|Three years ago, Nancy got pregnant again with her son. She didn’t know it at the time, but he was her saving grace.||Theresa never stopped praying for her sister, even if she didn’t see her much. “But I didn’t think God was listening,” she says.|
|One night, pregnant, Nancy got kicked out of where she was living.||On this night, Theresa ran into Nancy. Learning she was pregnant, Theresa invited Nancy to come live with her, and begged her to get sober.|
|Nancy chose to detox without the help of any program. “It was one of the hardest things I’ve ever done,” she explains. “But I felt like, if Theresa has this much faith in me, I should have faith in myself and love myself as much as she does.”||When it came time for Nancy’s son to be born, Theresa was by her side. Social workers wanted to take him away, but Theresa signed a 24-hr supervision order so Nancy could keep him. Nancy let Theresa choose her son’s name: Ezra, which means helper.|
|“As soon as I saw Ezra’s face, I thought, ‘I’m never going to use again,’” Nancy shares. “Being sober means so much to me, and its outcome is having Ezra—so it’s the best decision I ever made.”|
|Theresa tears up when she talks about her big sister. “She overcame so many obstacles,” she says. “Knowing I was part of it is wonderful. It was hard, and a big responsibility, but we’re all so close.”|
|Two months ago, Theresa and her boyfriend gave birth to their own son, Zackary. They were overjoyed. “I now know what true love fully is,” Theresa shares.|
|Ezra loves his baby cousin. Actually, Ezra loves everyone! He’s an incredibly joyful, charming toddler. “I’m so happy for both these women,” Yvonne shares. “They’ve both found the love they’ve been looking for in their life.”||“I want Zackary to have a childhood,” Theresa says. “I want him to know that no matter what, I’m always going to be in his corner. I don’t want him to ever know what hunger is like, or what it’s like to have a parent who uses drugs.”|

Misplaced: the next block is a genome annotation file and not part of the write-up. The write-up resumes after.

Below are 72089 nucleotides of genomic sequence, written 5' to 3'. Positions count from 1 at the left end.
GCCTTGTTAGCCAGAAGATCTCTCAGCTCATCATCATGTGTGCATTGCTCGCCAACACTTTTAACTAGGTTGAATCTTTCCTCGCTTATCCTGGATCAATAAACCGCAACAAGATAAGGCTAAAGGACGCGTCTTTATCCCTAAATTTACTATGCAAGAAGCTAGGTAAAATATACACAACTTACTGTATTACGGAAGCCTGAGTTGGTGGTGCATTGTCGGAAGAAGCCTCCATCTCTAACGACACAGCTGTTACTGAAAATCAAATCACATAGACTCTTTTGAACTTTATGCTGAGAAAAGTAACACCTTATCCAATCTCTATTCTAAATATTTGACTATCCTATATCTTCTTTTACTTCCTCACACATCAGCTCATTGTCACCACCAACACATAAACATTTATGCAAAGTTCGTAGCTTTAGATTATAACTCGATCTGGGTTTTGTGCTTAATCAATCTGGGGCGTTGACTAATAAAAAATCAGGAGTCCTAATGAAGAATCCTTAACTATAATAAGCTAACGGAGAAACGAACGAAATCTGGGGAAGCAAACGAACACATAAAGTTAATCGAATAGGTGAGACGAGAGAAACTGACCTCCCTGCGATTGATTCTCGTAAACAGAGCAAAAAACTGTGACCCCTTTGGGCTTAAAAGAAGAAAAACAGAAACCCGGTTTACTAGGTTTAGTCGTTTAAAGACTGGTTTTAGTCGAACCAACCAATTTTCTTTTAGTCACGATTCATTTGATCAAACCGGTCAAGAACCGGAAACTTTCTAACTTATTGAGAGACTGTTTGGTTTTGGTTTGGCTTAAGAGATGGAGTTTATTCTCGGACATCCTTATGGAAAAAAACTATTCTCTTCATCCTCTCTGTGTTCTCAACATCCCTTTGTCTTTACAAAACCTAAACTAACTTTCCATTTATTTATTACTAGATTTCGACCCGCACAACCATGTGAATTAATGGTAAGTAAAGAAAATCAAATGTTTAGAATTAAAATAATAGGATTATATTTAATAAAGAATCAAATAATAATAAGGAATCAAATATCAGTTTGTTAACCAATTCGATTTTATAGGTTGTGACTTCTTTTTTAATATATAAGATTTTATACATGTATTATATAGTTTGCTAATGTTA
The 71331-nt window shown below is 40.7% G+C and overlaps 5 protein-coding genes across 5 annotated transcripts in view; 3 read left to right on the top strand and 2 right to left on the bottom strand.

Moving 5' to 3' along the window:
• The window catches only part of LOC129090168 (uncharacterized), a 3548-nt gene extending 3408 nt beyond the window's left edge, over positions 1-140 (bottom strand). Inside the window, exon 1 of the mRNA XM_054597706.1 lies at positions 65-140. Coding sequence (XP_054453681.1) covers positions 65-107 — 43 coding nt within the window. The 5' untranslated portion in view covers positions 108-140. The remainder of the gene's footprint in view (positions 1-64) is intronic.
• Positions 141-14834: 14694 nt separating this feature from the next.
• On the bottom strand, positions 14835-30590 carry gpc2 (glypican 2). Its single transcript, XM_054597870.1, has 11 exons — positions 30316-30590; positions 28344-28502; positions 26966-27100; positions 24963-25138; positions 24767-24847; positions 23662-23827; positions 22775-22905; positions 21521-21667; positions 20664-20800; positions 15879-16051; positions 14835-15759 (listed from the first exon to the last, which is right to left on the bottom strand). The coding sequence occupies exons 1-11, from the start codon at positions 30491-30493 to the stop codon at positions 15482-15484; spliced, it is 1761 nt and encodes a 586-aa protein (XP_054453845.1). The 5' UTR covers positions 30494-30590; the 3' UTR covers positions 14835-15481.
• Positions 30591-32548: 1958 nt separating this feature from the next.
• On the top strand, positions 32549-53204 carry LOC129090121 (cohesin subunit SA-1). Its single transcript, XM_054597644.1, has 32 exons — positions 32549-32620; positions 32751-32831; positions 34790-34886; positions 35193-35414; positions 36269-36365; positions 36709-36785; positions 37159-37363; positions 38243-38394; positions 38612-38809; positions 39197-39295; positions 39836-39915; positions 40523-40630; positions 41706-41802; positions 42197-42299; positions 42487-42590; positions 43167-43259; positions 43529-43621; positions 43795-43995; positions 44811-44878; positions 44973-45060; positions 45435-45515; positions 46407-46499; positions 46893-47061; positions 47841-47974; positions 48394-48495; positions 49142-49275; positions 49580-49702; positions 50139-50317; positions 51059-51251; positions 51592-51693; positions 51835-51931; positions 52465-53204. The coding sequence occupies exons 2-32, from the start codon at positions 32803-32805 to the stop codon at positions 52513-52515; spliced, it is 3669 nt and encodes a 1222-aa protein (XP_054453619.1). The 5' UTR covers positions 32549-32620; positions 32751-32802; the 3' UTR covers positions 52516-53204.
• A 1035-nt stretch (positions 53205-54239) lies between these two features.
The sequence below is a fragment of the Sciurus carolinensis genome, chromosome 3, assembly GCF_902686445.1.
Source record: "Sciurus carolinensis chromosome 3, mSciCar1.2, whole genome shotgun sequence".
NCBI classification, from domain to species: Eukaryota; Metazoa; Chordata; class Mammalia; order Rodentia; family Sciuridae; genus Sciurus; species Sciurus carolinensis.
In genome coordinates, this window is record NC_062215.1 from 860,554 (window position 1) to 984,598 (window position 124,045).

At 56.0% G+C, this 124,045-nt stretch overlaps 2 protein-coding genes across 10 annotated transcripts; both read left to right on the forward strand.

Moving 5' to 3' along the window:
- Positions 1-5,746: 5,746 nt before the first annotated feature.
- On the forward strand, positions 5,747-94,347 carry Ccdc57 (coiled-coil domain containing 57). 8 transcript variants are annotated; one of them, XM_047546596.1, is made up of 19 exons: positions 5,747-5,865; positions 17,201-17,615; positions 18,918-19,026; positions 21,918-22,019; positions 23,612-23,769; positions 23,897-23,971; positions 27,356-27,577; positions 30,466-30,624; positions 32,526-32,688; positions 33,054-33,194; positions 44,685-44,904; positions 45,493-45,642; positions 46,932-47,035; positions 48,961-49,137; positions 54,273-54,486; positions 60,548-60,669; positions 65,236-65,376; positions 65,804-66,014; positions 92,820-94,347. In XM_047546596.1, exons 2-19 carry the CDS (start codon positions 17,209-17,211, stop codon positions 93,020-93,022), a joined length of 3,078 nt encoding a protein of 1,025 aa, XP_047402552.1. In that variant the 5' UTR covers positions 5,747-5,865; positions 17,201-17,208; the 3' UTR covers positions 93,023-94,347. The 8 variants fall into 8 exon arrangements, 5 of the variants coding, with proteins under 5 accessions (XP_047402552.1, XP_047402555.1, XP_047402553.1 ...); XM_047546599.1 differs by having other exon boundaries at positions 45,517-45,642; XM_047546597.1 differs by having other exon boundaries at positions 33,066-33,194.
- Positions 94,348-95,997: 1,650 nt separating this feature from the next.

|Raising her son is incredibly meaningful for Nancy, given her own childhood. “It just feels amazing,” she explains. “Watching him be a kid and do the things I wasn’t allowed to do—it’s wonderful. He’s the best little boy in the world. The love he has for everybody! And he knows he’s loved too.”||While she’s currently busy raising a newborn, Theresa has bright dreams for her own future. She wants to be an addictions recovery counsellor—a role she’d excel in. But first: family. “For both these sisters,” Yvonne explains, “that’s what it’s all about: creating that family they never really had in some ways.”|
|It’s unimaginably hard to break generational cycles of trauma and addiction, but these women are doing it with admirable grace and strength. They’re best friends again, and even got tattoos to celebrate it! “It’s hard work, parenting together,” Theresa sighs. “But at the end of the day it’s perfect.” What Theresa and Nancy have is family in a nutshell: the messy, beautiful, unconditional love of family.|
|“Being a single mom and raising Ezra is hard work, but I wouldn’t have it any other way,” Nancy tells us. “But you’re not a single mom!” Theresa chimes in. “We’re doing this together!”|
“For you created my inmost being; you knit me together in my mother’s womb.” —Psalm 139:13
Theresa and Nancy’s story reminds me how precious a child’s wonderfully-made life is. All children deserve to feel loved, safe, and free to be kids. That’s why I’m so grateful for every camp sponsorship we receive. Because of generous donors like you, Theresa and Nancy got to taste freedom at camp, amidst a painfully difficult childhood. For them, camp was that place where they could be a kid. Because of your partnership, many more kids will get to experience a priceless week at camp this summer.
A week at summer camp can make an incredible difference for a child dealing with unjust situations like hunger, homelessness, or all that comes with a parent’s struggle with addiction. Whether it’s the care of a camp counsellor or the thrill of swimming in the wide-open ocean, summer camp lightens burdens and gives hope. But most of all, camp introduces kids to a God who loves them unconditionally.
I’m so inspired by the gift Theresa and Nancy are to their sons, and thank God those boys will have a chance to be kids, and grow up knowing they’re wildly loved.
William B. Mollard
P.S. To read more stories about the impact you are making, download our full issue of Gratitude here!